Suppose you wanted to bake some biscuits, but you didn’t know how. Don’t worry, just follow the basic recipe of cooking chefs. If you follow their recipe exactly, you will be baking and eventually eating biscuits. However, if you should deviate from their recipe, what you cook may be totally uneatable.
This “flaky” parable does have a practical application. The same principle applies to following God’s “recipe” of godly living. “Let him who means to love life and see good days . . . turn away from evil and do good” (1 Pet. 3: 10, 11). Faithful disciples follow the divine, balanced life of not sinning while being very busy doing good (Rom. 12:9). It is a flawed recipe of righteousness to busy ourselves just knowing what not to do. Christians are God’s transformed agents of positive change in an evil world as the salt of the earth and the light of the world. “For we are His workmanship, created in Christ Jesus for good works, which God prepared beforehand, that we should walk in them” (Eph. 2:10).
Sometimes it’s easy for us to be satisfied with a surrogate standard of soundness to “punch our ticket” to heaven. A church is often called “sound” merely by what it opposes, not in what it actively does. It’s a temptation for us to sit back, rehash the things we’re not supposed to do and point out what’s wrong with everyone else. Yes, we must never neglect hating and opposing sin, false doctrine and worldliness (2 Cor. 7:1 ff; Jude 23; Eph. 5:11; 1 Jn. 4:1). But this alone is not the sum and substance of Christianity. Are we so completely disgusted with sinners and false religions that we’re not moved by Christ-like compassion to save the lost? Do we delight in reciting a the arguments showing why they’re all going to burn in hell? Do we rationalize our laziness and lack of faith in the gospel’s power by saying, “Oh, they’re lost and they know it. Why bother?” What are we really trying to accomplish as Christians?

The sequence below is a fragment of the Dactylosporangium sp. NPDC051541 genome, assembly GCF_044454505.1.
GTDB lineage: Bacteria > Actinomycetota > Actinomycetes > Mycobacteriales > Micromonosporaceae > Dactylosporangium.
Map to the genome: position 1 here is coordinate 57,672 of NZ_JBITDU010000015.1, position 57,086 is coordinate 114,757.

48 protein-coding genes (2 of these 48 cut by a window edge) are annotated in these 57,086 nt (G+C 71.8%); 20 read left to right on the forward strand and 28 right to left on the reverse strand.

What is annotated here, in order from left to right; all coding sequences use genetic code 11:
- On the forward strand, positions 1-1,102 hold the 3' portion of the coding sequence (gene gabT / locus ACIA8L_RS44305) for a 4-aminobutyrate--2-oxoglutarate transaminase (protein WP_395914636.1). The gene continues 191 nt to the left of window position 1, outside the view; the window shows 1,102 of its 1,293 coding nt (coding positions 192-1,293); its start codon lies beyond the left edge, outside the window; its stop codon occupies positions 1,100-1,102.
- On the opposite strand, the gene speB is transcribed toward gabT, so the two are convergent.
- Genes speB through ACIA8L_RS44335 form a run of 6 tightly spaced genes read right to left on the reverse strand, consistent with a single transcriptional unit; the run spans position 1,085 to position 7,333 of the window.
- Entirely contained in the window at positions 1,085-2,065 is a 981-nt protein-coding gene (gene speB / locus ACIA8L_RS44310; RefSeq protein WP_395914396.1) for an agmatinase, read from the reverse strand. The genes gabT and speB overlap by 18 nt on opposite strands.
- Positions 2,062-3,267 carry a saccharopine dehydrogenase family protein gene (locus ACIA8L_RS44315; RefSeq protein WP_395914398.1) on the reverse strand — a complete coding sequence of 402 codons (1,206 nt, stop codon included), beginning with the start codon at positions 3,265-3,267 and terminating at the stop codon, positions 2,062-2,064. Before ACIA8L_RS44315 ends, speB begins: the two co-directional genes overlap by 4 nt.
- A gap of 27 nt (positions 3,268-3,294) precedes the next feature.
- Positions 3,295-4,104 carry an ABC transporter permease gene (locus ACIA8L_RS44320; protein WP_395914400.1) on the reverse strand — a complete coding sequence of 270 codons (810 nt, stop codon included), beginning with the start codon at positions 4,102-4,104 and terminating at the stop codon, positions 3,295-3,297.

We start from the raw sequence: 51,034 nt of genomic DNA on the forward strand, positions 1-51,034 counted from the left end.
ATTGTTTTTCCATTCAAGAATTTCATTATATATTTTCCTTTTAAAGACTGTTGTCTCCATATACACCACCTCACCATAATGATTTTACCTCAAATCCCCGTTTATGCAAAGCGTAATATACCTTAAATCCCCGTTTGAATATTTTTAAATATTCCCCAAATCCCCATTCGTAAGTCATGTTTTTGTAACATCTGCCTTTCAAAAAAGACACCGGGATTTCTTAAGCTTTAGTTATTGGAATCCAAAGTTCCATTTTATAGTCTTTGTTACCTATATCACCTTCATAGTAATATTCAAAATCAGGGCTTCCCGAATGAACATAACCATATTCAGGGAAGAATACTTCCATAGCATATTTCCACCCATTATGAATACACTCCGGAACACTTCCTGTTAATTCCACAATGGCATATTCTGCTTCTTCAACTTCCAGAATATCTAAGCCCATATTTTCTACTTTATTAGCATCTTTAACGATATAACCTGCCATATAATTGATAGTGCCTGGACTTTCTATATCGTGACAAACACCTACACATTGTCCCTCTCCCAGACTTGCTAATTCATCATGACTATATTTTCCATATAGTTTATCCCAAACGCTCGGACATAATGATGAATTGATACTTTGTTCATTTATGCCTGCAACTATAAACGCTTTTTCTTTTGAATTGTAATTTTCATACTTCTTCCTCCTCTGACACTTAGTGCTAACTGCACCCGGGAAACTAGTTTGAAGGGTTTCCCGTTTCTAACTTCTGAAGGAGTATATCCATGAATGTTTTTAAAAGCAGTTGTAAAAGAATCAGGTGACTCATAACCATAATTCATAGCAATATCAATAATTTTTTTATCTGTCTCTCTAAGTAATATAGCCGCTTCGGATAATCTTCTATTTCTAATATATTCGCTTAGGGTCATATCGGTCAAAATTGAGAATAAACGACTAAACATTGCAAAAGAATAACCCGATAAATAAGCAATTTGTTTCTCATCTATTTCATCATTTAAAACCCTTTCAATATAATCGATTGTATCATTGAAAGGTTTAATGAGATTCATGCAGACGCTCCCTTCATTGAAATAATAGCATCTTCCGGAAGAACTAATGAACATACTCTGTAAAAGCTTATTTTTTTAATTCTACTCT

Many preachers seem to think that the way to convert the world is just to expose religious error. Hence the preaching to the world is chiefly opposition to the sects. If all the sects were destroyed, it might be easier to convert the world, but the work of converting the world would still have to be done.
Truth Unbalanced Is Error
Jesus teaches us a valuable lesson in Matthew 12:43-45 When evil is cast out, good must fill man’s heart and actions or evil will again overtake him. Have you ever heard, “An idle mind is the Devil’s workshop.” We cannot be holy just by sterilizing ourselves from evil and doing nothing to avoid contamination. We have confused a spiritual separation with a physical separation from the world. We are to be in the world, but not of the world. It’s difficult to motivate saints to fruitful living by the reverse of an idea. “What must I do to be saved?” becomes “What must I not do to avoid being lost?’
This is basically “thou shalt not” religion. Seed is wasted if stored in the barn (Jn. 12:24). Salt is worthless remaining in the salt shaker, and a covered light is no light at all. We have a heavenly mandate to go into all the world and turn it upside down for Jesus Christ!